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Trey Gowdy sets goal of avoiding ideological echo chamber with Fox News show

Former Rep. Trey GowdyTrey GowdyTrey Gowdy sets goal of avoiding ideological echo chamber with Fox News show Fox News signs Trey Gowdy, Dan Bongino for new shows Pompeo rebukes Biden's new foreign policy MORE (R-S.C.) says he hopes his new Fox News show won’t become an ideological echo chamber like other political programs on cable where hosts and guests largely agree with each other.

“I don’t like it, and neither does the audience,” said Gowdy, whose show “Sunday Night in America with Trey Gowdy” premieres this week at 7 p.m. ET.

But in an interview with The Hill, he also acknowledged that finding guests with opposing views may be easier said than done.

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“I’m something at the mercy of who is willing to come on the show,” Gowdy said. “It’s a tough time in politics. There is very little upside for Republicans to go on CNN and MSNBC, and it’s the same for Democrats going on other shows.”

The former lawmaker, who served in Congress from 2011 to 2019, said he would like to have guests who don't necessarily share his political views, citing onetime colleagues Hakeem Jeffries (D-N.Y.), the chairman of the House Democratic Caucus, and Cedric RichmondCedric RichmondTrey Gowdy sets goal of avoiding ideological echo chamber with Fox News show The Hill's 12:30 Report: Biden faces pressure amid infrastructure negotiations Buttigieg acknowledges 'daylight' between White House, GOP on infrastructure MORE, the ex-Congressional Black Caucus chairman who’s now White House director of public engagement.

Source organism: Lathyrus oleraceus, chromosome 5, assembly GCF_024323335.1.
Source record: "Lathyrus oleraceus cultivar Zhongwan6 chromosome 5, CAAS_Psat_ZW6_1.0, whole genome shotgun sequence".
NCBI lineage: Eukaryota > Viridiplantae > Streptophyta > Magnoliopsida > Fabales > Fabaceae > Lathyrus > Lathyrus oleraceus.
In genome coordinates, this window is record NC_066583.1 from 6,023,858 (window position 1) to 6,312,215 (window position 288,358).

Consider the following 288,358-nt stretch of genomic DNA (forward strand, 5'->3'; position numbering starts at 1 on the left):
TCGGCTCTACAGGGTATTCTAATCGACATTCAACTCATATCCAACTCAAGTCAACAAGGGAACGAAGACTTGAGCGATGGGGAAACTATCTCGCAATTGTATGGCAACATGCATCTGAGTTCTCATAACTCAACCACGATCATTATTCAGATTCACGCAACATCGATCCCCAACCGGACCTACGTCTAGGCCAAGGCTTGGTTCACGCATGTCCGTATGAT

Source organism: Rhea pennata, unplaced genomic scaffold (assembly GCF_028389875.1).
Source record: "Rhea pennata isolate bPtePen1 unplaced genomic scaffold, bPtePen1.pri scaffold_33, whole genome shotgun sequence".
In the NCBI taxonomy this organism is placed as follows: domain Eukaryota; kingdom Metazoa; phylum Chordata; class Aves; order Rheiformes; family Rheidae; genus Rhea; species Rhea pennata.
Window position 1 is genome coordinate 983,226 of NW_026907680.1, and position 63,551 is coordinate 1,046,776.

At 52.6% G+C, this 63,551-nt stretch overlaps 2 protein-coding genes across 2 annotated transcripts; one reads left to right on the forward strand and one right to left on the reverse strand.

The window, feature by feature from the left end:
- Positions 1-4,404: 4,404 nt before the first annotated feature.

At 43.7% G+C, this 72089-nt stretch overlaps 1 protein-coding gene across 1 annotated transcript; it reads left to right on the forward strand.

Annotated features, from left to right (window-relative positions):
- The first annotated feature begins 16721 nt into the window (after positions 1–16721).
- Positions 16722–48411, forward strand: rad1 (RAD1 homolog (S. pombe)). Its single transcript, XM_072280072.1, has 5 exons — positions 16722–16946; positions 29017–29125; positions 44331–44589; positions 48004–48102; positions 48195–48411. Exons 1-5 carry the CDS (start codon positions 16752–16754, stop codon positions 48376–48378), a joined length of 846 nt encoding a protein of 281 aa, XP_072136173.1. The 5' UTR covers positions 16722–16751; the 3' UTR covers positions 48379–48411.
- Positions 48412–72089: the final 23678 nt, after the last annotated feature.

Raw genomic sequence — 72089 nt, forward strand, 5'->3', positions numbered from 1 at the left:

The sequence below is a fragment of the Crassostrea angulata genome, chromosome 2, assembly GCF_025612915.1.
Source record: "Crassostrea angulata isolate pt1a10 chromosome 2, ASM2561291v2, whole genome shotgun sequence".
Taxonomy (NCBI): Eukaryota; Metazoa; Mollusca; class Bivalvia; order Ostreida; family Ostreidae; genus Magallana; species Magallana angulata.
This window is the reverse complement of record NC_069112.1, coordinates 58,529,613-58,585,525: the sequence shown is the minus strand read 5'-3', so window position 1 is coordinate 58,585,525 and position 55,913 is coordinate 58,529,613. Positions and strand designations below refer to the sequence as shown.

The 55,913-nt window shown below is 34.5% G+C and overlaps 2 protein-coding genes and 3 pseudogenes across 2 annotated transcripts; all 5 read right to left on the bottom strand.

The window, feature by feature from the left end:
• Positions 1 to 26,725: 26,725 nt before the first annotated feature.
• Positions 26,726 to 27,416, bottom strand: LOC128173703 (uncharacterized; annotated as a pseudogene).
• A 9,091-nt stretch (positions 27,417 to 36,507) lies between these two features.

Whoever does appear, Gowdy said, will be given time to expound and make their points, “a lot like in the courtroom.”

“I’ve never been a fan of artificial time limits in Congress where you hear, ‘The gentleman’s five minutes are up,’” he added. “Five minutes is not enough time to unlock the mysteries of the world.”

Gowdy knows a thing or two about congressional hearings. He entered the national spotlight as chairman of the House Select Committee on Benghazi, a more than two-year investigation that launched in 2014 and was seen by Democrats as an attempt to discredit former Secretary of State Hillary ClintonHillary Diane Rodham ClintonThe Memo: Some Democrats worry rising crime will cost them The Hill's Morning Report - Presented by Facebook - Democrats await Manchin decision on voting rights bill Supreme Court battle could wreak havoc with Biden's 2020 agenda MORE ahead of her 2016 presidential run. The committee came to a close about a month after the 2016 elections and did not find any new evidence of wrongdoing by Clinton in the September 2012 attack on the U.S. Consulate in Libya.

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Gowdy now says there was little about his congressional experience that he enjoyed and that a future run for office is not in the cards.

“You will never see me on a ballot again,” Gowdy said. “I wasn’t good at it, and I didn’t enjoy it.”

Gowdy first started with Fox News as a contributor in 2019. Later that year, Fox News fired him amid plans to join former President TrumpDonald TrumpGuardian Angels founder Curtis Sliwa wins GOP primary in NYC mayor's race Garland dismisses broad review of politicization of DOJ under Trump Schumer vows next steps after 'ridiculous,' 'awful' GOP election bill filibuster MORE’s impeachment legal team. He ultimately did not join as outside counsel and returned to Fox.

While he wouldn’t talk about contract specifics, Gowdy said he expects his show will last as long as viewers are interested.

“As long as it is enjoyable for the viewers and as long as I have something that I think is a little different to offer,” he said when asked about the long-term prospects for the program.